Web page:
Self-Perceived Barriers and Facilitators to Dietary Approaches to Stop Hypertension Diet Adherence Among Black Americans With Chronic Kidney Disease: A Qualitative Study


      The Dietary Approaches to Stop Hypertension (DASH) eating plan improves hypertension in Black individuals and is associated with favorable chronic kidney disease (CKD) outcomes. Yet, adherence to DASH is low among US adults in general, particularly among Black Americans. We assessed perceptions about DASH, its cultural compatibility, and barriers and facilitators to DASH adherence in Black adults with CKD.

      Design and Methods

      We conducted focus groups and semistructured individual interviews involving 22 Black men and women with CKD Stages 3-4 from outpatient clinics at a US academic medical center. Transcripts of audio-recorded interviews were analyzed using thematic analysis.


      Among participants (2 focus groups [N = 8 and 5] and 9 individual interviews), 13 (59%) had CKD Stage 3, 13 (59%) were female, the median age was 61 years, and 19 (90%) had hypertension. After receiving information about DASH, participants perceived it as culturally compatible based on 3 emergent themes: (1) Black individuals already eat DASH-recommended foods (“Blacks eat pretty much like this”), (2) traditional recipes (e.g., southern or soul food) can be modified into healthy versions (“you can come up with decent substitutes to make it just as good”), and ( 3) diet is not uniform among Black individuals (“I can't say that I eat traditional”). Perceived barriers to DASH adherence included unfamiliarity with serving sizes, poor cooking skills, unsupportive household members, and high cost of healthy food. Eleven (52%) reported after paying monthly bills that they “rarely” or “never” had leftover money to purchase healthy food. Perceived facilitators included having local access to healthy food, living alone or with supportive household members, and having willpower and internal/external motivation for change.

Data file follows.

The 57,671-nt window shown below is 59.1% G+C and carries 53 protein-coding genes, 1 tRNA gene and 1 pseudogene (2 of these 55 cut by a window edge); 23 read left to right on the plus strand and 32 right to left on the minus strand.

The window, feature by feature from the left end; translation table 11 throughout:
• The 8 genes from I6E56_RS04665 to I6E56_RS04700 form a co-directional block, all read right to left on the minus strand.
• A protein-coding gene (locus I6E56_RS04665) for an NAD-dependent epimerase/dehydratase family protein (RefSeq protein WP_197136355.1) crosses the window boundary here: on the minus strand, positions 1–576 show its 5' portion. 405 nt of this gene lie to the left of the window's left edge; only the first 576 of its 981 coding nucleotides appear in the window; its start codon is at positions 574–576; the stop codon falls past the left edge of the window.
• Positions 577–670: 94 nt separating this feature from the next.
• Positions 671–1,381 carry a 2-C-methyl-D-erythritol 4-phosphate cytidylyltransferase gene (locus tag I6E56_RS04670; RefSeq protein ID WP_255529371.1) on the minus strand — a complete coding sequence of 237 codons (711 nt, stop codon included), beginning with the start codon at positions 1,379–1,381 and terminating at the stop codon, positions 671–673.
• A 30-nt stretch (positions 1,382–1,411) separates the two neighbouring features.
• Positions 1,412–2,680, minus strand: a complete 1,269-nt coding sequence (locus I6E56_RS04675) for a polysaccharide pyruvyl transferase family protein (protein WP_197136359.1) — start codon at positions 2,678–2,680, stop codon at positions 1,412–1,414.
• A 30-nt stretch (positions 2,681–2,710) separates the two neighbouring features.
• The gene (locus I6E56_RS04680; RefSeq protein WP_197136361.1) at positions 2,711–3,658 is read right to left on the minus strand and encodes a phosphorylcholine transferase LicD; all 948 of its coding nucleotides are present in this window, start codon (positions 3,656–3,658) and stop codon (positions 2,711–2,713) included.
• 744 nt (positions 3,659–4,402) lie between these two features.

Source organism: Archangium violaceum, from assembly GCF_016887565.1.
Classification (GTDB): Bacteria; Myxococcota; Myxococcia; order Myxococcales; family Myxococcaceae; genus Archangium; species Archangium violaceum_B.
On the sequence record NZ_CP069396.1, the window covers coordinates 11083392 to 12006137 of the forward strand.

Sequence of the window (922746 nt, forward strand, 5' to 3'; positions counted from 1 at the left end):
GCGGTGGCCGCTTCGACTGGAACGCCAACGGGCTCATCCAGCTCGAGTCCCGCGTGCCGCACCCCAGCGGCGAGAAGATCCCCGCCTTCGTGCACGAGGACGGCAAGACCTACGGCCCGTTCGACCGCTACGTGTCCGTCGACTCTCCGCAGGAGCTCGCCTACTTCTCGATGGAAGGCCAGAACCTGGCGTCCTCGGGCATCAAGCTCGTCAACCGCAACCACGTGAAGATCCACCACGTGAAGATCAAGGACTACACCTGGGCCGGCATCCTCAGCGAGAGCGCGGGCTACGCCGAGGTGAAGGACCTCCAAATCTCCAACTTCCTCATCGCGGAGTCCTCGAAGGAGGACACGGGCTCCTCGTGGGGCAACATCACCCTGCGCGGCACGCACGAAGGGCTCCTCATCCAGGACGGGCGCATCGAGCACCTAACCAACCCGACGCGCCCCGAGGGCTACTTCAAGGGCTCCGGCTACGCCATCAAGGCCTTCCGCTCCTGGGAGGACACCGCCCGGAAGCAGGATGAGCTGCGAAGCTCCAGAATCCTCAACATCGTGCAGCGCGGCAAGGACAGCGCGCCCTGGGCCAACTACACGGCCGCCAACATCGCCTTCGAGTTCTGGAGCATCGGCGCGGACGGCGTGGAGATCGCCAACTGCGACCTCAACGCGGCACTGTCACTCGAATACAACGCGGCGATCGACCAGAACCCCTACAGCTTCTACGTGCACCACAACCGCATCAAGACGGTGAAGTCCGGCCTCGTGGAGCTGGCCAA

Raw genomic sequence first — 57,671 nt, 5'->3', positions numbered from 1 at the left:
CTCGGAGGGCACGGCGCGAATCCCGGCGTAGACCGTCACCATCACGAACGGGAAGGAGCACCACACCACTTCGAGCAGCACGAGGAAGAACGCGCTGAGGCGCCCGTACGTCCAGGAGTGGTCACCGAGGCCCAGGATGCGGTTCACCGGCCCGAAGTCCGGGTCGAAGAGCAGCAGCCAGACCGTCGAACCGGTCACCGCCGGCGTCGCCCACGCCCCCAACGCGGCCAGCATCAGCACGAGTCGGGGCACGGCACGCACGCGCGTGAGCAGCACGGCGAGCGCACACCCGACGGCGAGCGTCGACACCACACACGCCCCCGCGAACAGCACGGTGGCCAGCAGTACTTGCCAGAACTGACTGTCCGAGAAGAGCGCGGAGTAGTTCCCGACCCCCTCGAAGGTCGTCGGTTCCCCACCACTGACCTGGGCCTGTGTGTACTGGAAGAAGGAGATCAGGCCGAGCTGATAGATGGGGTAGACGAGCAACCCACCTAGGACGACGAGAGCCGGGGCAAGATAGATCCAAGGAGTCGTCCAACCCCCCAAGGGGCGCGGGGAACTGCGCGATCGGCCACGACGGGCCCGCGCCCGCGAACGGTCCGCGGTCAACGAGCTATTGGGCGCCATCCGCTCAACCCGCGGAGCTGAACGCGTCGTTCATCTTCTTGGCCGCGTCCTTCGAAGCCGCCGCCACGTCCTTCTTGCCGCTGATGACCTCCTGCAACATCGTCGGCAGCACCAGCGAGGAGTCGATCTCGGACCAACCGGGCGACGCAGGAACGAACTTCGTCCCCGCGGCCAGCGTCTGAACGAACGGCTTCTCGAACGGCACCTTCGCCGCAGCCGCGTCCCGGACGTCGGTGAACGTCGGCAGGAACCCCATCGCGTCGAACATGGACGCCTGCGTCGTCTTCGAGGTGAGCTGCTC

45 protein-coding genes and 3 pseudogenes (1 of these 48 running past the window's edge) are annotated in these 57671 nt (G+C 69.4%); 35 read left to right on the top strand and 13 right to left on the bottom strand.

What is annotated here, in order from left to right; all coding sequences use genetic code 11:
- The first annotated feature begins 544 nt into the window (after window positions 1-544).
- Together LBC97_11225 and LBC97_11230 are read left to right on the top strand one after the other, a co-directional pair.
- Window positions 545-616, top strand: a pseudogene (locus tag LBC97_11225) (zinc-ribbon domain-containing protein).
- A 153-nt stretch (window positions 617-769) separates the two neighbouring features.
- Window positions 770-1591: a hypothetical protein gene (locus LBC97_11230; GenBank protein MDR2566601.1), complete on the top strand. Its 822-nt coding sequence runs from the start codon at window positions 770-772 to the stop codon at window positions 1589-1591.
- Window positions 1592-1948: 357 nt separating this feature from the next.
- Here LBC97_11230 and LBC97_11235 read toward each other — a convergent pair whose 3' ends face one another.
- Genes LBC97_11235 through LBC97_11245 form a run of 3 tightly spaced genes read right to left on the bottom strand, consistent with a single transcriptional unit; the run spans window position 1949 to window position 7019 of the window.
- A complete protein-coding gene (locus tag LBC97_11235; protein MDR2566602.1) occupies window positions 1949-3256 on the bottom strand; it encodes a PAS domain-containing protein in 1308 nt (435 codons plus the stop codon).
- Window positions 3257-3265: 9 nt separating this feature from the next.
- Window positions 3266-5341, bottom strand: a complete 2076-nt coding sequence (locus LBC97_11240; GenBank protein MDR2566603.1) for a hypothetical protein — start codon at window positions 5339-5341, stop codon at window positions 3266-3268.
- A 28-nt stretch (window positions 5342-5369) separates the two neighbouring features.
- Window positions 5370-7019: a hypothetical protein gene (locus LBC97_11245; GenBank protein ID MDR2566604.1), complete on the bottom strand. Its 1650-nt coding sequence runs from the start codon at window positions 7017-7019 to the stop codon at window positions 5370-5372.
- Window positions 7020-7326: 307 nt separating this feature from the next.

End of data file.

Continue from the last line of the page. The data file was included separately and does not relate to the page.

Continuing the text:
Black adults with CKD viewed DASH as a healthy, culturally compatible diet. Recognizing that diet in Black adults is not uniform, interventions should emphasize person-centered, rather than stereotypically culture-centered, approaches to DASH adherence.

      Key words

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